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by Joshua Solondz




Rajee Samarasinghe(RS) sits across from me at an outdoor bar in Los Angeles. We are drinking, like our grad school days. It’s something to do when not watching or discussing films. We gossip, process our agonies. He’s tall, seems taller than he looks, his hair is longer than it used to be, and he’s grown a goatee. Memory is tricky, I remember him with a different goatee. He’s an artist and filmmaker, like myself, and an exceptionally talented one at that. His work is excruciatingly beautiful and sincere. He’s asked me to write this text.

“I don’t want a film writer for this,” he tells me. “You’re perfect.”

There is an undertow, a sinking sensation. I feel it. It is important to consider the frame, the means, the legs on which the body stands. Everyone knows that the strongest entities are headless or employ false heads, made of paper mache, newsprint and tempera colors.

I’ve known RS for years but hadn’t seen him in about three. We admire each other’s work. He’s an immigrant, one dead parent, one living parent, and a cluster of siblings he’s very close with. I am the child of an immigrant, one dead parent, one living parent, and no siblings.


RS has some recurring images/themes. I’m fond of the term ‘archetype’. They function like memory/triple agents, familiar faces in changing circumstances/ agendas ie:

BODIES-corpses(?), weeping figures, laboring bodies.

NATURE AS AMBIGUOUS FORCE OR OMENS-trees, ants and animals, and darkness.


SUPERNATURAL EVENTS-either literal or figurative or both.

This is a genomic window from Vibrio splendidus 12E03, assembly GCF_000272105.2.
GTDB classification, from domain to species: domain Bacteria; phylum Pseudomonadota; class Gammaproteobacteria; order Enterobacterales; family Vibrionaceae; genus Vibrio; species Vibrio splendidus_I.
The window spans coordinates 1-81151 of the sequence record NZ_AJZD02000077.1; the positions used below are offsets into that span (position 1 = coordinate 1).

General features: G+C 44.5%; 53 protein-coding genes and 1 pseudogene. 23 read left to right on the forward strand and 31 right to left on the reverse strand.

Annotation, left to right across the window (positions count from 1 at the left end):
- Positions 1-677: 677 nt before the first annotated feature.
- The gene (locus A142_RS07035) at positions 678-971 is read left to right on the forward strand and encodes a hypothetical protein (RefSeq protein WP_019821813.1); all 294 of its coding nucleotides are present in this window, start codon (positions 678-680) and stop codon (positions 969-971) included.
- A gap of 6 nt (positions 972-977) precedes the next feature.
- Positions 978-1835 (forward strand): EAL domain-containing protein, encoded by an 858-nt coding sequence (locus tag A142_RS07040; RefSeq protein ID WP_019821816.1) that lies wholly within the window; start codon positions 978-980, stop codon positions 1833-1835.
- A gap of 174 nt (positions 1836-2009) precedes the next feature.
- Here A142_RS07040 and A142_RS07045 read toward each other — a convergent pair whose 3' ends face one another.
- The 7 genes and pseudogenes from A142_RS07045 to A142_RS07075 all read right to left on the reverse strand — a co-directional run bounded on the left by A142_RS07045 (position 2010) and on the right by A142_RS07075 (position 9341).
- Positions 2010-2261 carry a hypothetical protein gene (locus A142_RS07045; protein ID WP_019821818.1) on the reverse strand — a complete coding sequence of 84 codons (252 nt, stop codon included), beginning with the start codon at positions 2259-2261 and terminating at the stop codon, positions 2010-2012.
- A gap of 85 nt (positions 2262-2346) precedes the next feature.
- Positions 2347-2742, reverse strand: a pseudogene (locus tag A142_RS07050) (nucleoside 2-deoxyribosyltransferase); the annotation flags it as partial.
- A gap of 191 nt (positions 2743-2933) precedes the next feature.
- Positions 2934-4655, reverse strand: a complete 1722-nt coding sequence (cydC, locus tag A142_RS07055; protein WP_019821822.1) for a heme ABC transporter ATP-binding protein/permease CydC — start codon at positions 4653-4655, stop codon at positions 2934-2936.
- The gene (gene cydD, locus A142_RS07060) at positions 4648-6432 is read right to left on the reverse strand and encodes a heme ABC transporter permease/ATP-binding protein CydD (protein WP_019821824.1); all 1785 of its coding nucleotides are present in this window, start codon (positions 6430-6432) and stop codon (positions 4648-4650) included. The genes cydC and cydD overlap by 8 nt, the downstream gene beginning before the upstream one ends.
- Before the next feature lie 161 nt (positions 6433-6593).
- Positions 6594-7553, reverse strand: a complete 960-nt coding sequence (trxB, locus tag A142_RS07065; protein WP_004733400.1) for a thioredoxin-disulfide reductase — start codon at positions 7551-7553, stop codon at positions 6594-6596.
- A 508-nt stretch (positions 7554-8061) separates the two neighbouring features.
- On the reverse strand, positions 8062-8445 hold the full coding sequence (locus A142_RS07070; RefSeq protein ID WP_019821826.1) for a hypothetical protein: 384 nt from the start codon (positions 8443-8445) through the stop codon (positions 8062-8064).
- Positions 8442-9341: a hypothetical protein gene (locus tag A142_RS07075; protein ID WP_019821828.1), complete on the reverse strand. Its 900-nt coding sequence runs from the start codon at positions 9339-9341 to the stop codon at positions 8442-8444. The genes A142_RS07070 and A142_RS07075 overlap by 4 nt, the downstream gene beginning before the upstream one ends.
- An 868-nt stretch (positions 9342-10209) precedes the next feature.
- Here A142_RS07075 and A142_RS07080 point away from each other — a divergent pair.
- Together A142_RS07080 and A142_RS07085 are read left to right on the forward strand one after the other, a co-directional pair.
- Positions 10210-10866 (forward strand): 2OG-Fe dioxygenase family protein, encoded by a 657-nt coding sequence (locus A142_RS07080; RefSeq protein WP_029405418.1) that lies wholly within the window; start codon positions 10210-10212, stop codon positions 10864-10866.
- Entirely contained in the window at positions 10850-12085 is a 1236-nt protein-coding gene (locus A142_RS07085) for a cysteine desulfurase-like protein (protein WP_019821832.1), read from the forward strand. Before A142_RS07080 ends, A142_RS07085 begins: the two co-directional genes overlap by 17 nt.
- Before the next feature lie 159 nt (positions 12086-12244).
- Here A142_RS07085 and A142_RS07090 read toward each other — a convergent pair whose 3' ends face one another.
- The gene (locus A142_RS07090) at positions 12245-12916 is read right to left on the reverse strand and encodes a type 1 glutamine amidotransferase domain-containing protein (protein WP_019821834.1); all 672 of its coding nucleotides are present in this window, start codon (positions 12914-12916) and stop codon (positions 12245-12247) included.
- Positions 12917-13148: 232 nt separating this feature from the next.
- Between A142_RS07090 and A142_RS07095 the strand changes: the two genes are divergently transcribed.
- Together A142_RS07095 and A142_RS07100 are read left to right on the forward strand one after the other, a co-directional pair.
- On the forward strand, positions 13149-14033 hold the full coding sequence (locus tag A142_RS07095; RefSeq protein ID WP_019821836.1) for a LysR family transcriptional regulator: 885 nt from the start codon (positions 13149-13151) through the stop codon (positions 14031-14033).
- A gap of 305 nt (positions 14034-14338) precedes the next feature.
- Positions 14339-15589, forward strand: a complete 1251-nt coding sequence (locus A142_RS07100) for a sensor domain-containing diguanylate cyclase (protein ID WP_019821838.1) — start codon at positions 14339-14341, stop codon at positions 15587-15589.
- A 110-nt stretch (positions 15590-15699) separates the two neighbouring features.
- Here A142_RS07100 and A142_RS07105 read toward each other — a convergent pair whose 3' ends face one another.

RS’s work demands a darkened viewing space. It’s the closest to matching a cinema or a dream. It’s your body, your senses, a floating apparition of light and sound. Nothing to shield you from the image. The iris opens in darkness, the ear listens in absence of familiar sounds.


In If I Were Any Further Away I’d Be Closer to Home, Rajee sets the terms in black and white, the two poles of invisibility. We begin with a dedication to his mother, Milani. She’s a recurring figure in RS’s work. We see labor, we see a community mechanized to produce noodles, a sole child bearing witness. Animals: a black cow, a white cow. A dead cow. Elsewhere noodles are formed, a cauldron boils as more wood is loaded to burn, steam rises above the roof, above the hills, above the trees. We glimpse the world from shade, through the cracks between leaves, toward the light of a darkening world. A hole filled with broken light bulbs. Numbers scrawled on the wall of a home. Labor and accounting manifest in the domestic space. A girl tunes a hand radio but the entire film is silent, we’re not sure what she hears. We look up, a man’s torso, his face cast in shadow. A body sleeps, stirs.